Throwback Thursday-Volkswagen Edition

I had a 2000 New Beetle in my life before kids.  I can prove it, here is a picture (oh my gosh, look how small all those trees are):


2000 New Beetle

But after my first-born was about a year and a half old, we sold it.  I didn’t look back, because it didn’t work as well as I hoped with a family.  My back hurt from lugging the infant safety seat into the backseat, and it wasn’t going to get any easier for me as time wore on, when I would have to actally climb into the back seat each time I needed to get my son buckled up.  I couldn’t face the idea of having to do that for more than about three days, let alone the few years when baby numero dos showed up.  So it was “Bye-bye Beetle” for us.  And yes, I cried when she rolled out of our driveway for the last time.

But as with most things involving parenting, everything seems to have gone by so quickly and I don’t know why we didn’t just hold on to her.  Because now I’m wishing we had a safe, not-too-new car with a manual transmission and a known history that would be good for my kids to learn to drive with.  I think it had something to do with not being able to have an extra car laying around. Details.  DID I JUST SAY, FOR MY KIDS TO LEARN TO DRIVE WITH?  Was I not just talking about my back hurting after having to get in the backseat with them to buckle those infants and toddlers up?

I wonder if Volkswagen feels the same way. I wonder if the designers and engineers who are on the Beetle team sent their 2014 model out into the world dabbing at their eyes with a tissue.  It is certainly all grown up.  I can prove it, here’s a picture:

Teen Beetle

Teen Beetle

I wonder if they had to teach the Beetle to shave before it left the factory?  If they forbade it from dating for a few more years?

In any case, it was a crazy test drive for me because I haven’t test-driven a Beetle in my 9 years as an automotive writer until now.  It felt very “Circle of Life.”  There were many similarities, but like most parents of teenagers I felt that there were many changes I wasn’t ready to embrace.  I missed the chubby cheeks of the 2000 Beetle.  I missed the open, bright interior of the 2000 Beetle.  I missed the cute bud vase, I confess.  Gone was most whimsy of the 2000 Beetle’s youth.  In it’s place was a leaner, meaner, more serious version.  It grew up a bit and was begging to be taken seriously.  I was waiting for it to roll it’s LED-lined eyes at me when I asked it if the drive-in movie it was going to see was rated PG-13 or R.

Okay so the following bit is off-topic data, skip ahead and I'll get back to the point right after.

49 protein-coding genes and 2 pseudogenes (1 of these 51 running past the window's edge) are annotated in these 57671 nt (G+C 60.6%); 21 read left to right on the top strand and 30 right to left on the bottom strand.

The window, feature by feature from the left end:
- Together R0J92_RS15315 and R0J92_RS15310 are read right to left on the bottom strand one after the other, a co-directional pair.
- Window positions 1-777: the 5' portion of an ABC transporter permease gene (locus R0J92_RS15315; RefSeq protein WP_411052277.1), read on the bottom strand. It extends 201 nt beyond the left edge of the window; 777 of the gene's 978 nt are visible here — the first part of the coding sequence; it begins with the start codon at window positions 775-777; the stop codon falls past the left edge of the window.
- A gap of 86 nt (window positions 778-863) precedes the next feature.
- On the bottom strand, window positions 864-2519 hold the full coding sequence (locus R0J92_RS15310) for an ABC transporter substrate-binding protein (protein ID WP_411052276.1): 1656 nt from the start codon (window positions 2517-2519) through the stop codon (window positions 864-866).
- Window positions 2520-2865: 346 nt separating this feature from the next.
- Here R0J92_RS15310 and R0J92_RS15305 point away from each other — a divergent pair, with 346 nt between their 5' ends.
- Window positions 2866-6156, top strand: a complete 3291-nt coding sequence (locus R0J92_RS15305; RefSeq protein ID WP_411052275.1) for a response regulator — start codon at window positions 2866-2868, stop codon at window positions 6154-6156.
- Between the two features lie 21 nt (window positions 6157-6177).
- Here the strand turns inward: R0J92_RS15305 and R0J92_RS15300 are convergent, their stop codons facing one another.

Don't you roll your eyes at me.

Don’t you roll your eyes at me.

It had a 210 horsepower, turbocharged 4-cylinder like my old Beetle.  It had great road-feel.  The seats were firm yet supportive (like a good parent) and the interior was modern with solid materials and seams.  It’s still relatively pared-down inside with few buttons and knobs, which I like.  The braking was good, the steering solid.  They worked with the 210 horses for a fun drive though I wondered if it made sense to get the car with an automatic transmission like the one in my test car.  Despite the fact that my 2000 Beetle’s turbo/manual pairing was lean and mean, I wanted proof that the 2014 was the same.  That all the chubby thighs and giggles of the previous generation were gone.

Or did I?  Parental reminiscing about a little baby all grown up is fun to do.  But equally amazing is watching your kid grow up, make their way in the world, find their own identity.  Even as I may long for the cutie-cute Beetle Bug of 2000, I acknowledge the 2014 is a unique pleasure in its own right.  Even with the eye-rolls.


2014 Volkswagen Beetle Interior


2014 Volkswagen Beetle Passenger Side


Cargo Space



2014 Volkswagen Beetle

2014 Volkswagen Beetle Rear Angle



  1. Damn you! You made me cry! And not because of a car! What a great piece of writing!

  2. I love it! The baby bug is all growns-up! And “spoiled” too!

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